If you’re looking for a 20+ pound cutthroat, you’re either high or you’re fishing Pyramid Lake. Maybe both. In the center of northern Nevada’s elevated-desert lie the remnants of Lake Lahontan, once covering more than 8,000 square miles. Today, the largest body of water left is Pyramid, home to legends of spell-casting mermaids, human-snatching babies and—more importantly—whales.
“Enormous Lahontans are why every winter we endure arctic temps, blowing snow, and surf-able swells at Pyramid, knowing the next cast could lead to a double-digit fish,” says Casey Anderson, head guide at Pyramid Fly Company (PFC).
Channeling that inspiration, Anderson recently teamed with a group of knowledgeable, likeminded anglers to form the lake’s only full-service outfitting business. The PFC crew now includes seminar and clinic instructor Doug Ouellette, stillwater expert Mike Sexton, media guru Austin Montreil Leonard, and CEO Robert Hagerty. Operations are based out of Judy’s Fly Shop at Crosby Lodge in Sutcliffe, Nevada.
“The shop is the only one in the area catering strictly to Pyramid Lake,” Anderson says. “Put simply, if they don’t have it you really don’t need it.”
Located on Pyramid’s west shore, Crosby has been family owned and operated since 1957. It’s also the only motel-store-bar located within 35 miles of the nearest slot-machine Mecca known as Reno. At the lodge you’ll find friendly staff, as well as generous locals, salty old-timers, and out-of-towners toasting big fish that grow by the pound with each subsequent round. The property is surrounded by the Pyramid Lake Indian Reservation and has ties to the Paiute Tribe that reach back generations.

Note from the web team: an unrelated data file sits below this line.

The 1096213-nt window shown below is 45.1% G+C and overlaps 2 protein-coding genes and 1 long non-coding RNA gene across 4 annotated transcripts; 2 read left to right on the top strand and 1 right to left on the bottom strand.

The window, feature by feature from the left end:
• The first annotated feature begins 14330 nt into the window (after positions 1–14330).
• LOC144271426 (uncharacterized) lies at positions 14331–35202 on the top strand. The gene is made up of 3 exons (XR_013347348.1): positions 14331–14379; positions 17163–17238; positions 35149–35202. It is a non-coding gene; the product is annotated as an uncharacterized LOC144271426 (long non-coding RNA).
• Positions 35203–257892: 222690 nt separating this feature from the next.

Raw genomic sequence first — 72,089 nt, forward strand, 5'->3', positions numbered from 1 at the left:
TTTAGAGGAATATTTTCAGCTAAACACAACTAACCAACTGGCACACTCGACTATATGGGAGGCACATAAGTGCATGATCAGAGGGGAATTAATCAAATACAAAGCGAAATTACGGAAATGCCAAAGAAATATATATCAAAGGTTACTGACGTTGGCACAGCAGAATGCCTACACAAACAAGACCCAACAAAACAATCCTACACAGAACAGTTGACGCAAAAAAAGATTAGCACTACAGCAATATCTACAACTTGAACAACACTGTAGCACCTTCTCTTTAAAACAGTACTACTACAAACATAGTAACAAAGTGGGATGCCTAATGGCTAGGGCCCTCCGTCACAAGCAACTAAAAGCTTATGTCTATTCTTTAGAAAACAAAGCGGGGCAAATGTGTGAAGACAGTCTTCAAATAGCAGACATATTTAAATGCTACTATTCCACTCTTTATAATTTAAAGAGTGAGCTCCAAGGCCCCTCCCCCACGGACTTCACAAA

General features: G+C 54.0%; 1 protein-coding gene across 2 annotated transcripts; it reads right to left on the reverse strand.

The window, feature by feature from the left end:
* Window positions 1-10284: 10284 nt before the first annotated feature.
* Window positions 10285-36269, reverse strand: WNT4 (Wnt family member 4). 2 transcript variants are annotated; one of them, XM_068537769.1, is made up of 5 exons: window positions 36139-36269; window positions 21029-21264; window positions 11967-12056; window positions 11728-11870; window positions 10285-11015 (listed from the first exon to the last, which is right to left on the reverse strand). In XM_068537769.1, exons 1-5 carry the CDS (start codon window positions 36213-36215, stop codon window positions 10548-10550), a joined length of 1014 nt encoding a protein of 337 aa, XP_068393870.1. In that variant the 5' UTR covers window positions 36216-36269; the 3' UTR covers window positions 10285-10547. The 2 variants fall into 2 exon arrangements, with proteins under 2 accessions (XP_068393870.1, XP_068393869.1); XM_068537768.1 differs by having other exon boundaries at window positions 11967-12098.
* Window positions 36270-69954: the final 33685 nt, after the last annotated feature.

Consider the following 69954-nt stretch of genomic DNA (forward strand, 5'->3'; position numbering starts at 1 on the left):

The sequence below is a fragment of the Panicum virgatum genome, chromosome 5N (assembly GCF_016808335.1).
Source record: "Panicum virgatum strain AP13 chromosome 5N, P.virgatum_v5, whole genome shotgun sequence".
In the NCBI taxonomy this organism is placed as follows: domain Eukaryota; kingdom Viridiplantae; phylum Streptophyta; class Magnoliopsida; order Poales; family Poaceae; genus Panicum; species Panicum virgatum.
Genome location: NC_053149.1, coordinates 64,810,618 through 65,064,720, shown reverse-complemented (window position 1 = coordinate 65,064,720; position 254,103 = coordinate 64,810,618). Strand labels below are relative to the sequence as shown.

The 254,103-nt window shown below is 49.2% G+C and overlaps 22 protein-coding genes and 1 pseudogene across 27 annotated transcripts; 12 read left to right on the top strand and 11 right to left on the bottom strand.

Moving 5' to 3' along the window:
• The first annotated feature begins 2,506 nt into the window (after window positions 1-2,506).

“It’s a blessing to be able to call it home,” Anderson says. “And we’re thankful for what Crosby Lodge and the local tribe have done to keep Pyramid Lake the way it should be—perfect.”
In exchange for the hospitality, PFC has made it a point to honor the local resource by delivering quality experiences on the water. This includes cracking the Lahontan code with innovative flies and a delivery system based on customized techniques. Bring a ladder for the latter, Hagerty says. “Ladder-chairs are used for fishing the dropoffs. We sometimes wade 30 yards to get to the edge and, thanks to the added height, it’s easier to cast above the waves while staying warmer and drier.” Plus, they could give you an appreciated advantage against other lake evils.
According to the superstitious, Pyramid’s water babies were deformed infants discarded into the waves by ancient Paiutes. And whether or not their mini-spirits now haunt the lake, it’s a fact that fishermen continue to lose their way—permanently—at Pyramid. Bad weather forced officials to suspend a search for two fishermen, who disappeared last New Year’s Day. The anglers puttered out in a 12-foot aluminum cartopper. No one’s seen them since. They’re not the only ones.
So keep this in mind: Pyramid Lake is an abyss, more than 300 feet deep in places, and its winter weather can be vicious. But when the fishing’s cooperative, it’s all part of a challenge that translates to good times with big cutts. Deranged, wailing water babies be damned.
“No matter the season, chasing mega-Lahontans is a relentless pursuit,” Anderson says. “When guides aren’t fishing, we’re tying. And when we’re not tying, then there’s whiskey around the campfire, while we plot where the next lake record might be moving in to feed.”
Pyramid Fly Co. would be happy to point you to the spot and show you around one of America’s greatest cutthroat fisheries.